By CNN's Jack Cafferty:
To say that the GOP needs to do some soul-searching in the aftermath of the 2012 election may be putting it mildly.
Mitt Romney failed to connect with the majority of American voters, but the Republicans' problem is much bigger than Romney.
As one longtime Republican leader told Politico, the GOP needs to realize it is too old, too white and too male. He might want to add "too rich." This Republican said the party must figure out how to catch up with the demographics of the U.S. before it's too late.
It's well-known that Romney lost big among key voting blocs such as Latinos, women and young voters in the states that decided the election.
That might be because as conservative CNN contributor David Frum put it, "The Republican message is no longer relevant to middle-class America."
Frum told MSNBC that it's not just that Romney lost, but that in the past six presidential elections, the GOP has lost the popular vote in five of them. Frum said that over a generation - a "once majority" party has become a "nonmajority" party.
Republican positions on issues such as women's rights and immigration are big factors here.
And it doesn't help when you have Republican candidates such as Todd Akin making completely ignorant comments about rape.
If Republicans want to start winning elections instead of losing them, they're going to have to make some changes so that they don't continue to look like they're stuck in the 1950s.
Here’s my question to you: What does the Republican Party have to do to become more relevant?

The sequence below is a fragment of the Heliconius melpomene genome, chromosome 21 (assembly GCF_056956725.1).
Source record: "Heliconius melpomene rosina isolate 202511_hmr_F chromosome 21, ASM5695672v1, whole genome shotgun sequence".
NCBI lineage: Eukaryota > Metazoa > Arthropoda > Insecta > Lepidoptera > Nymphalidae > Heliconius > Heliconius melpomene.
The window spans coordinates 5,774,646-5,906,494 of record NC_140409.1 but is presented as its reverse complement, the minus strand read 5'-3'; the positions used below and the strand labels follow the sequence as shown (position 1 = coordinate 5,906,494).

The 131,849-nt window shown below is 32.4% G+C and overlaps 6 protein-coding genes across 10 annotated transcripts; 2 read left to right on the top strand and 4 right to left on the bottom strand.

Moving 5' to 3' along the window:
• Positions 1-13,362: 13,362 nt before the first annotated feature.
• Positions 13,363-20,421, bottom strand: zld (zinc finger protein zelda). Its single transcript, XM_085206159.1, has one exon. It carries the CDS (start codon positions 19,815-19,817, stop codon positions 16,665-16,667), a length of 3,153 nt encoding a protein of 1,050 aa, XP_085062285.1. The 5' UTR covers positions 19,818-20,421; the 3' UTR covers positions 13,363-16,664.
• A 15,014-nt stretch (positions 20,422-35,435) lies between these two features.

Tune in to the Situation Room at 5pm to see if Jack reads your answer on air.
And, we love to know where you’re writing from, so please include your city and state with your comment.
By CNN's Jack Cafferty:
With Isaac drawing a bead on the city of New Orleans, the Republican National Convention is no longer at the center of this week's media storm.
Nonetheless, the GOP needs to shine during its abbreviated three-day convention if it wants to recapture the White House.
And while national conventions these days are highly scripted affairs, there's still a little room for a politician to surprise us, in a good or bad way.
Politico takes a look at past conventions and how they've been the breeding grounds for both rising stars and unintended screwups.
Barack Obama's keynote address at the 2004 Democratic National Convention propelled him into the national spotlight and started talk of him as presidential material.
At the other end of the spectrum was Bill Clinton's 1988 convention speech. It went on for twice the allotted time, and delegates didn't pay much attention - except for cheering when Clinton finally said the words "in closing."
As for the Republicans' Tampa convention, there are high hopes for keynote speaker and New Jersey Gov. Chris Christie, Florida Sen. Marco Rubio and the candidate's wife, Ann Romney.
This convention could be the Republicans' last best chance to introduce Mitt Romney to the country on their terms.
New CNN-Opinion Research Corp. poll numbers show that although the race is a dead heat between Romney and President Obama, likely voters believe the president cares more about people and better understands their needs while Romney is perceived as better able to handle the economy, always the most important issue in any presidential election.
And while the temptation might be to try to make Romney seem warmer and fuzzier, he is resisting, saying, "I am who I am." At the end of the day, it's probably easier to be true to yourself than try to be someone you're not.
Here's my question to you: What's the greatest risk Republicans face at their convention?
Tune in to "The Situation Room" at 5 p.m. ET to see if Jack reads your answer on the air.
And we'd love to know where you're writing from, so please include your city and state with your comment.
"It's time for Mitt Romney to man up, pick up the phone, and ask Sarah Palin to the dance."
That's a quote from a Daily Beast piece that argues Romney should invite Palin to speak at the Republican convention in Tampa, Florida, next month.
Palin is complaining to Newsweek that she hasn't been asked to attend the convention yet. She said, "One must remember this isn't Sadie Hawkins and you don't invite yourself and a date to the big dance."